Nineteen people including gynecologists, nurses and staff at medical equipment firms have been arrested on the charge of conducting surgeries by fabricating test results and collecting fees for treatment from the National Health Insurance Corp. The suspects fabricated the test results to get surgery covered by national health insurance after a new regulation saying payment for treatment can be made only when urinal pressure in the belly stays below the level of 120cm H2O, and were paid 700 million won (600,000 U.S. dollars) from the national insurer. Doctors forced patients with urinary incontinence to undergo unnecessary surgery simply to get money from the government.
Middle-aged women who gave birth often suffer from leaking urine when walking or laughing due to loosened muscles that sustain the urinary bladder and urethra. Such patients feel shame and discomfort, but the disease is not life-threatening. Several years ago, private health care insurers started selling insurance policies covering urinary incontinence.
With an insurance product helping to improve their symptoms at low cost, women underwent urinary incontinence surgery en masse. As a result, the number of patients who got the procedure surged from 16,506 in 2001 to 73,870 in 2006. The health insurance budget faced a shortfall due to this trend, so a new standard was set in February 2007 on making women meet certain requirements to take insured surgery for urinal incontinence.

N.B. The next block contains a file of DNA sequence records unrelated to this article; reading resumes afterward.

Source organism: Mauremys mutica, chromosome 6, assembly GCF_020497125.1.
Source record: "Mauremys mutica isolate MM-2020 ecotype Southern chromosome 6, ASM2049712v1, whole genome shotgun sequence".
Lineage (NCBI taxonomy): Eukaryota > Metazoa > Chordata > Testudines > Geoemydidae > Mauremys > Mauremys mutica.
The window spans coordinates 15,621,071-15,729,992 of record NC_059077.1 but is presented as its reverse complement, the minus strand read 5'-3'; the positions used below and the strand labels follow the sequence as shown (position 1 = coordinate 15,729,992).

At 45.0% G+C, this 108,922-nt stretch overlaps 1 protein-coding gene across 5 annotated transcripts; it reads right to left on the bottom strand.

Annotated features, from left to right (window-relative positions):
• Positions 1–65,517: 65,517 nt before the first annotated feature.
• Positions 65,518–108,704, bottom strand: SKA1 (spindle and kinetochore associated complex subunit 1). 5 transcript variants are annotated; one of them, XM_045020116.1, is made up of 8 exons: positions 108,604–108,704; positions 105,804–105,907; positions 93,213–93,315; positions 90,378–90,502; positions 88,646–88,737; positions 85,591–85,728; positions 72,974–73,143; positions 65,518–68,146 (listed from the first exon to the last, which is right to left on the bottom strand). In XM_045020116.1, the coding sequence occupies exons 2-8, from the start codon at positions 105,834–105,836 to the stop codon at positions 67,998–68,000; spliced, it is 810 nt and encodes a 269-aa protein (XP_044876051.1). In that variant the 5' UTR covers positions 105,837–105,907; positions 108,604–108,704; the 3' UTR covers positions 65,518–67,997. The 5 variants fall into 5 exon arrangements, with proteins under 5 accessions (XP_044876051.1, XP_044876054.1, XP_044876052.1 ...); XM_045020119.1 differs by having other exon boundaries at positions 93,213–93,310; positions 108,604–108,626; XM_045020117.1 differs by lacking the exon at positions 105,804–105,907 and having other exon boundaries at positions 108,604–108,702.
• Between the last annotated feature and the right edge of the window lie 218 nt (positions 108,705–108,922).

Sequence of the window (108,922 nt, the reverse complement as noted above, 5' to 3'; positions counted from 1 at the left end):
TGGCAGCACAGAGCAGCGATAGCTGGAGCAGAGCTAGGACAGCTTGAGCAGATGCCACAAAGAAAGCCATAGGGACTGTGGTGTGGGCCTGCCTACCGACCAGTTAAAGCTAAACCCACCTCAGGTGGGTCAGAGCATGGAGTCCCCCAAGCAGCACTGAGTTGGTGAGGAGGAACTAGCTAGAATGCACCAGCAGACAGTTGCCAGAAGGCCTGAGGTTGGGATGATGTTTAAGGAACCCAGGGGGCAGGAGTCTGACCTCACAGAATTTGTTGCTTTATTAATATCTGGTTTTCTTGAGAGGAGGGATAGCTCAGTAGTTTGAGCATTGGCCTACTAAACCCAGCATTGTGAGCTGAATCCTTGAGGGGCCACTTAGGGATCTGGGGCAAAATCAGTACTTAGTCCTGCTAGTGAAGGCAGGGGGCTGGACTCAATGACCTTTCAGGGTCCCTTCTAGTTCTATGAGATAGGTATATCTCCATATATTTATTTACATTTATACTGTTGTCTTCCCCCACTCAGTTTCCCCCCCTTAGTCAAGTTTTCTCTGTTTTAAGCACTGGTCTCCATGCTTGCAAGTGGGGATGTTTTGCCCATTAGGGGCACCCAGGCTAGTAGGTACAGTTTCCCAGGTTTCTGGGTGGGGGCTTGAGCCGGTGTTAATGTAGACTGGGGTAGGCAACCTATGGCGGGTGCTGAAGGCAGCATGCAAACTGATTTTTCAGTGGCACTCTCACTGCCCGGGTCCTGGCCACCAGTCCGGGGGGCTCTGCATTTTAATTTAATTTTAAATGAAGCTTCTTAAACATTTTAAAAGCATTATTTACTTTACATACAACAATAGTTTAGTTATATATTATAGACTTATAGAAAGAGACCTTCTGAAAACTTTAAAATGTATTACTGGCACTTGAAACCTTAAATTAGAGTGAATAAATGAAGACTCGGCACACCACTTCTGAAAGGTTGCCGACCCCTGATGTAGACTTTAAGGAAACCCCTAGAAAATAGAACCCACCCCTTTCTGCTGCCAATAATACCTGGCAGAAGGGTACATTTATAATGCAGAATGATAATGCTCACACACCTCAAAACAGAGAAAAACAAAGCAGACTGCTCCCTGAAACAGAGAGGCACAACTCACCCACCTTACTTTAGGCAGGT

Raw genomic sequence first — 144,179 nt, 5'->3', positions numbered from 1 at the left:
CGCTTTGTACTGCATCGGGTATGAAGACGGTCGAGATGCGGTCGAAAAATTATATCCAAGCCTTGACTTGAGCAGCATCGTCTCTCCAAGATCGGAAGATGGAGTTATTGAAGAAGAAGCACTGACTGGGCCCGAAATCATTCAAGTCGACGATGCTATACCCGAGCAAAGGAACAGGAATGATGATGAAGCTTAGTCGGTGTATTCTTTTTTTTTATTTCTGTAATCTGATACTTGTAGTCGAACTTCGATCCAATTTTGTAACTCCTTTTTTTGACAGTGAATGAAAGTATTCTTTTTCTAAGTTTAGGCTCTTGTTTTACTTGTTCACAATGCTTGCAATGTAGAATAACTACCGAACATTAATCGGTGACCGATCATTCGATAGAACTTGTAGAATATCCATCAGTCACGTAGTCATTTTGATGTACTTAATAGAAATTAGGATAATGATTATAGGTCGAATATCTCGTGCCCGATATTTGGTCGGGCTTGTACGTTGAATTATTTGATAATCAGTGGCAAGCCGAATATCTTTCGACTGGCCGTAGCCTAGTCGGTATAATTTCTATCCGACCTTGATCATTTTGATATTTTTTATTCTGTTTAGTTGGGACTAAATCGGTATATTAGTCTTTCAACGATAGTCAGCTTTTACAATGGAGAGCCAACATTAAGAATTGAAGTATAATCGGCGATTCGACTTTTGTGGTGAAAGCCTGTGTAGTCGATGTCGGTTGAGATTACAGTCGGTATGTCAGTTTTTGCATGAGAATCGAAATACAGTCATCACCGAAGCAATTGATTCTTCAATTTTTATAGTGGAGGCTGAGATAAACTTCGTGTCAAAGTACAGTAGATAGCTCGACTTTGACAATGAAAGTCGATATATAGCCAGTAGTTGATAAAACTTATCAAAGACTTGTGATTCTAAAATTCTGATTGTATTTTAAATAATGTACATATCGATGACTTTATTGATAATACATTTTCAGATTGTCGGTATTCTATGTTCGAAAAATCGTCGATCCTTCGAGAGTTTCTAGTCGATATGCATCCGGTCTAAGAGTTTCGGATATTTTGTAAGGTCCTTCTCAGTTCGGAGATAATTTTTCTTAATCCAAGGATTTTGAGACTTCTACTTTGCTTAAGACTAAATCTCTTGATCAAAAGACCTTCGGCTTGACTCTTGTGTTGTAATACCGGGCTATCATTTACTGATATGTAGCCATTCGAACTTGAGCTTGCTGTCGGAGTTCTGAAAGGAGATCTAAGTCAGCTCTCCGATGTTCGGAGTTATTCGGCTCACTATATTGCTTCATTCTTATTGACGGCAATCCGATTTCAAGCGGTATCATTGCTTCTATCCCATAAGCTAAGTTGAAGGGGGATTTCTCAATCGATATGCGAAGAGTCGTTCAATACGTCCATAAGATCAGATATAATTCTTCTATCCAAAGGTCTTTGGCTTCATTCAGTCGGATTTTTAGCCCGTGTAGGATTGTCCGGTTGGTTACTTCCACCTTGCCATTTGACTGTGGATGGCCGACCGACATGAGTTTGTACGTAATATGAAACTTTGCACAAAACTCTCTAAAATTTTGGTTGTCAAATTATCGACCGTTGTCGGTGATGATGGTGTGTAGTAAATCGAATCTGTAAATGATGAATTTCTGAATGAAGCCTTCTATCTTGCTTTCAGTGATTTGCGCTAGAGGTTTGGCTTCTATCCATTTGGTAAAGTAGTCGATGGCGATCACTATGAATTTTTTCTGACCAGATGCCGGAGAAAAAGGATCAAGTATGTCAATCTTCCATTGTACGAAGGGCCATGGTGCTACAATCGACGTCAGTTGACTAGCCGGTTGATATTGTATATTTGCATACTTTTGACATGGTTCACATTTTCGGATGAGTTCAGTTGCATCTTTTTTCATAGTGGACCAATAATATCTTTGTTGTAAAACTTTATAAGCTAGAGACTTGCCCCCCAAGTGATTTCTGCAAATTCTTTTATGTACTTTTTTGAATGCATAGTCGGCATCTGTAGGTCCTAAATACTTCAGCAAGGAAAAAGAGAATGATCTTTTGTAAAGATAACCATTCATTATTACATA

Urinal incontinence surgery might be easy to perform but hospitals and medical professionals who conduct unnecessary surgery on patients to make money face a huge responsibility. Even if experts debate whether urinal incontinence surgery is essential in the first place, forcing patients to undergo surgery by fabricating test results is unforgivable. Any surgery involves potential risk. However small a surgery is, it could entail lethal side effects if an infection is not managed properly. In this sense, no surgery is risk-free. When a doctor and a patient choose surgery, they should be 100 percent sure that the risk is lower than that of no surgery, and that the results of surgery are better than the alternative.
The latest incident brings to mind the words of Dr. John Lewis, a thoracic surgeon at Stanford University in the U.S. Surgery is not something for patients but for surgeons, he said. Just as investigative authorities such as prosecutors and police can conduct fabricated probes, doctors might also be performing unnecessary or fabricated surgery. Surgery risks the health and life of a patient. Doctors work to earn money like other people, but should never treat life and the human body lightly.
Editorial Writer Chung Sung-hee (firstname.lastname@example.org)